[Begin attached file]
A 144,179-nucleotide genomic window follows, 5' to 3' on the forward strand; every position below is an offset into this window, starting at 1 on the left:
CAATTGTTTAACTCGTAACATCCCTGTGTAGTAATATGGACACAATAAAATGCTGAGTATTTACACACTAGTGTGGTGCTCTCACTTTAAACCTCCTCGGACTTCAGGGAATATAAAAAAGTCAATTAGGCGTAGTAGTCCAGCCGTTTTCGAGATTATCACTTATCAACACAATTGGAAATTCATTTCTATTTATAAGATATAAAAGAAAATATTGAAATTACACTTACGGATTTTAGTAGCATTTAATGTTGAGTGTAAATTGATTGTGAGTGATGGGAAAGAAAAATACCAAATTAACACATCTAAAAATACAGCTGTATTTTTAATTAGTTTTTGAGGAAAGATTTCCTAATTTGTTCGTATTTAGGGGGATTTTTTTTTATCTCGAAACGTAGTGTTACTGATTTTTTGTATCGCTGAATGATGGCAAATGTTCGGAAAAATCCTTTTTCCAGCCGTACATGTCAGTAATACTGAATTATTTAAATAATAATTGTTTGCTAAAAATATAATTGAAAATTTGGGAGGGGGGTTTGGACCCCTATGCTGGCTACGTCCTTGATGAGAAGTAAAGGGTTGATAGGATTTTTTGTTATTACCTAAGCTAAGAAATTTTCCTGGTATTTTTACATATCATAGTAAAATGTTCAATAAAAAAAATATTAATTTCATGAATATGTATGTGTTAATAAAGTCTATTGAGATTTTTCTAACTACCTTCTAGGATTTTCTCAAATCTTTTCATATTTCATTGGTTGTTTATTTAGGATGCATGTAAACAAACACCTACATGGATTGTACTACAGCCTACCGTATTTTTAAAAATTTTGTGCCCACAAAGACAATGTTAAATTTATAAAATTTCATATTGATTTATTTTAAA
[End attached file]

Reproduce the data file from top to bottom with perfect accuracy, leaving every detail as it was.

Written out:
A 144,179-nucleotide genomic window follows, 5' to 3' on the forward strand; every position below is an offset into this window, starting at 1 on the left:
CAATTGTTTAACTCGTAACATCCCTGTGTAGTAATATGGACACAATAAAATGCTGAGTATTTACACACTAGTGTGGTGCTCTCACTTTAAACCTCCTCGGACTTCAGGGAATATAAAAAAGTCAATTAGGCGTAGTAGTCCAGCCGTTTTCGAGATTATCACTTATCAACACAATTGGAAATTCATTTCTATTTATAAGATATAAAAGAAAATATTGAAATTACACTTACGGATTTTAGTAGCATTTAATGTTGAGTGTAAATTGATTGTGAGTGATGGGAAAGAAAAATACCAAATTAACACATCTAAAAATACAGCTGTATTTTTAATTAGTTTTTGAGGAAAGATTTCCTAATTTGTTCGTATTTAGGGGGATTTTTTTTTATCTCGAAACGTAGTGTTACTGATTTTTTGTATCGCTGAATGATGGCAAATGTTCGGAAAAATCCTTTTTCCAGCCGTACATGTCAGTAATACTGAATTATTTAAATAATAATTGTTTGCTAAAAATATAATTGAAAATTTGGGAGGGGGGTTTGGACCCCTATGCTGGCTACGTCCTTGATGAGAAGTAAAGGGTTGATAGGATTTTTTGTTATTACCTAAGCTAAGAAATTTTCCTGGTATTTTTACATATCATAGTAAAATGTTCAATAAAAAAAATATTAATTTCATGAATATGTATGTGTTAATAAAGTCTATTGAGATTTTTCTAACTACCTTCTAGGATTTTCTCAAATCTTTTCATATTTCATTGGTTGTTTATTTAGGATGCATGTAAACAAACACCTACATGGATTGTACTACAGCCTACCGTATTTTTAAAAATTTTGTGCCCACAAAGACAATGTTAAATTTATAAAATTTCATATTGATTTATTTTAAA